Let me tell you what I did when a time-use expert told me I had 30 hours of leisure time every week: I stopped breathing. I sat in my chair, phone to my ear, jaw open, and utterly frozen in disbelief. Because this is what my life was like: two kids, and a whole load of guilt that, as a working mother, I wasn't with them every minute of the day, twirling red and black mobiles to make their baby brain neurons grow and feeding them organic spinach lovingly grown in the backyard.
When my husband, Tom, asked me what I wanted for Christmas last year, I was only half joking when I said offhandedly, “Just whisk me away somewhere.” For years, I’ve asked my family not for stuff for Christmas or birthday presents but for “gifts of time.” When the kids were little, there were sweet promises to play Barbies, go for bike rides or sing songs together.
LINCOLN, Neb. — The numbers of women in science and technology are dismal: Barely 18 percent of computer science degrees go to women. Women make up 11 percent of math faculty. Nearly half of the women who graduate with engineering degrees never enter the profession, or leave soon after. As the demand explodes for workers in high-tech professions who can analyze the staggering amounts of raw digital data produced every year, women barely register. Except in one field: statistics.
Muck Rack makes it simple to find people, tweets, or articles that mention any name, keyword, company, hashtag etc. We've compiled this guide to help you make the most of your search.
Selecting a term
Start searching tweets, articles from media outlets, articles mentioned in tweets, journalists'
names, titles and bios with some suggested searches:
Companies or Topics (e.g. iPhone, Microsoft)
Phrases (e.g. "cloud computing") — use quotes to keep the terms together
Twitter handles (e.g. @username) — returns those who have mentioned or replied to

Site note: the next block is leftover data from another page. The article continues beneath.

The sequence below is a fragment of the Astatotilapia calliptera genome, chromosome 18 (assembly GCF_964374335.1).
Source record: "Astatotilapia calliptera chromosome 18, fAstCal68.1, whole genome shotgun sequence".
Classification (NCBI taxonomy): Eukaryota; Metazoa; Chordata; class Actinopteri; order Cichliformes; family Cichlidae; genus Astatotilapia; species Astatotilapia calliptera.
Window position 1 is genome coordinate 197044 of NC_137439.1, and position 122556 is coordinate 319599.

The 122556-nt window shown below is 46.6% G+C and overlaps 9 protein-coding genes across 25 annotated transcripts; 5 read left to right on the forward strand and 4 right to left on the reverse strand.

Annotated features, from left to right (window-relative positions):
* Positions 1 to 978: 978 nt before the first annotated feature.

Names (e.g. "David Pogue")
Hashtags (e.g. #sxsw, #london2012)
Bio details (e.g. vegan, Olympics, father)
Muck Rack's Advanced Search allows for many boolean operators.
Find results that mention multiple specified terms, use AND or
+. For example, ensure each result contains both Elon Musk and Mark Zuckerberg by
searching Obama AND Romney or Obama + Romney.
Use the operators OR or , to broaden your search when you'd like either of
multiple terms to appear in results. (This is the default behavior of our search when no operators
are used.) For example, search for democrat OR republican to find results that refer to
Democrats and/or Republicans.
Use NOT or - to subtract results from your search. For
example, searching Disney will yield results about the Walt Disney Company as well as Walt Disney
World Resort. To exclude mentions of Disney World, search for Disney -World or Disney
When using one of these operators with a phrase, enclose it in quotation marks. For example, you can
find results about smartphones excluding Apple's iPhone 4S by searching smartphone -"iPhone
Exact case matching or punctuation
If you're searching for a brand name or keyword that relies on specific punctuation marks or capitalization, you can
find results that match your exact query by adding matchcase: before the keyword you're searching for, like matchcase:E*TRADE .
Use parentheses to separate multiple
boolean phrases. For example, to find journalists talking about having fun in Disney World or
Disneyland, search for ("disney world" OR disneyland) AND fun.
An asterisk can be used to search for any variation of a root word truncated by the asterisk. For example, searching for admin* will return results for administrator, administration, administer, administered, etc.
A near operator is an AND operator where you can control the distance between the words. You can vary the distance the near operation uses by adding a forward slash and number (between 0-99) such as strawberries NEAR/10 "whipped cream", which means the strawberries must exist within 10 words of "whipped cream".